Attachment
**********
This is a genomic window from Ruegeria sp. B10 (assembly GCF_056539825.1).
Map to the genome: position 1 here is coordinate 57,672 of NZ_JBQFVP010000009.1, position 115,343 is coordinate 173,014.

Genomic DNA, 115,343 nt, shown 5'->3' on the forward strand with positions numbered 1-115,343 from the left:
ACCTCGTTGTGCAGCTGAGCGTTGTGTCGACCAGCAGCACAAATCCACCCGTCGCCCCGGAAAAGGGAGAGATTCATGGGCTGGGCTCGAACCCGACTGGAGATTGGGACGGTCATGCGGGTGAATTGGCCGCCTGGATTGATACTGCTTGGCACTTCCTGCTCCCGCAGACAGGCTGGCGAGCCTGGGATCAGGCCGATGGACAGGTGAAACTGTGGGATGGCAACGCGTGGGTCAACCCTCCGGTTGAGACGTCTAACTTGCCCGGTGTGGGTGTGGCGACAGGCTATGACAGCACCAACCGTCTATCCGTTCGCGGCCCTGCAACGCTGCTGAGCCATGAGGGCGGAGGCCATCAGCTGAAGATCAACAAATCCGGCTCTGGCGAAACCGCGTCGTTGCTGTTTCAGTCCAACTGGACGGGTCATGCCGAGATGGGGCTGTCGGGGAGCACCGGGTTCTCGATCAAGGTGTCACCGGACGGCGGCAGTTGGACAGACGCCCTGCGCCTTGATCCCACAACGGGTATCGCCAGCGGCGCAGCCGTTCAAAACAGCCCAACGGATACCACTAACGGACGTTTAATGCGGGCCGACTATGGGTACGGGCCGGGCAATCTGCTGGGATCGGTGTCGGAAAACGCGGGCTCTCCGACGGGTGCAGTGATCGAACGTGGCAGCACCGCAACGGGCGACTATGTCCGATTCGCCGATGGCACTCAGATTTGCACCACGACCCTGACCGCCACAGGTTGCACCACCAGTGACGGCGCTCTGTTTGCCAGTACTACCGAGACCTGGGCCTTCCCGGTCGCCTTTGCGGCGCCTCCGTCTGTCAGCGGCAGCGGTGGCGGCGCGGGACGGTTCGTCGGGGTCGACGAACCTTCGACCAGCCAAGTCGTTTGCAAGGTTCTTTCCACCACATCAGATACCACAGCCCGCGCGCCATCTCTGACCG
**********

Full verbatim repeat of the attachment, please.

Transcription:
This is a genomic window from Ruegeria sp. B10 (assembly GCF_056539825.1).
Map to the genome: position 1 here is coordinate 57,672 of NZ_JBQFVP010000009.1, position 115,343 is coordinate 173,014.

Genomic DNA, 115,343 nt, shown 5'->3' on the forward strand with positions numbered 1-115,343 from the left:
ACCTCGTTGTGCAGCTGAGCGTTGTGTCGACCAGCAGCACAAATCCACCCGTCGCCCCGGAAAAGGGAGAGATTCATGGGCTGGGCTCGAACCCGACTGGAGATTGGGACGGTCATGCGGGTGAATTGGCCGCCTGGATTGATACTGCTTGGCACTTCCTGCTCCCGCAGACAGGCTGGCGAGCCTGGGATCAGGCCGATGGACAGGTGAAACTGTGGGATGGCAACGCGTGGGTCAACCCTCCGGTTGAGACGTCTAACTTGCCCGGTGTGGGTGTGGCGACAGGCTATGACAGCACCAACCGTCTATCCGTTCGCGGCCCTGCAACGCTGCTGAGCCATGAGGGCGGAGGCCATCAGCTGAAGATCAACAAATCCGGCTCTGGCGAAACCGCGTCGTTGCTGTTTCAGTCCAACTGGACGGGTCATGCCGAGATGGGGCTGTCGGGGAGCACCGGGTTCTCGATCAAGGTGTCACCGGACGGCGGCAGTTGGACAGACGCCCTGCGCCTTGATCCCACAACGGGTATCGCCAGCGGCGCAGCCGTTCAAAACAGCCCAACGGATACCACTAACGGACGTTTAATGCGGGCCGACTATGGGTACGGGCCGGGCAATCTGCTGGGATCGGTGTCGGAAAACGCGGGCTCTCCGACGGGTGCAGTGATCGAACGTGGCAGCACCGCAACGGGCGACTATGTCCGATTCGCCGATGGCACTCAGATTTGCACCACGACCCTGACCGCCACAGGTTGCACCACCAGTGACGGCGCTCTGTTTGCCAGTACTACCGAGACCTGGGCCTTCCCGGTCGCCTTTGCGGCGCCTCCGTCTGTCAGCGGCAGCGGTGGCGGCGCGGGACGGTTCGTCGGGGTCGACGAACCTTCGACCAGCCAAGTCGTTTGCAAGGTTCTTTCCACCACATCAGATACCACAGCCCGCGCGCCATCTCTGACCG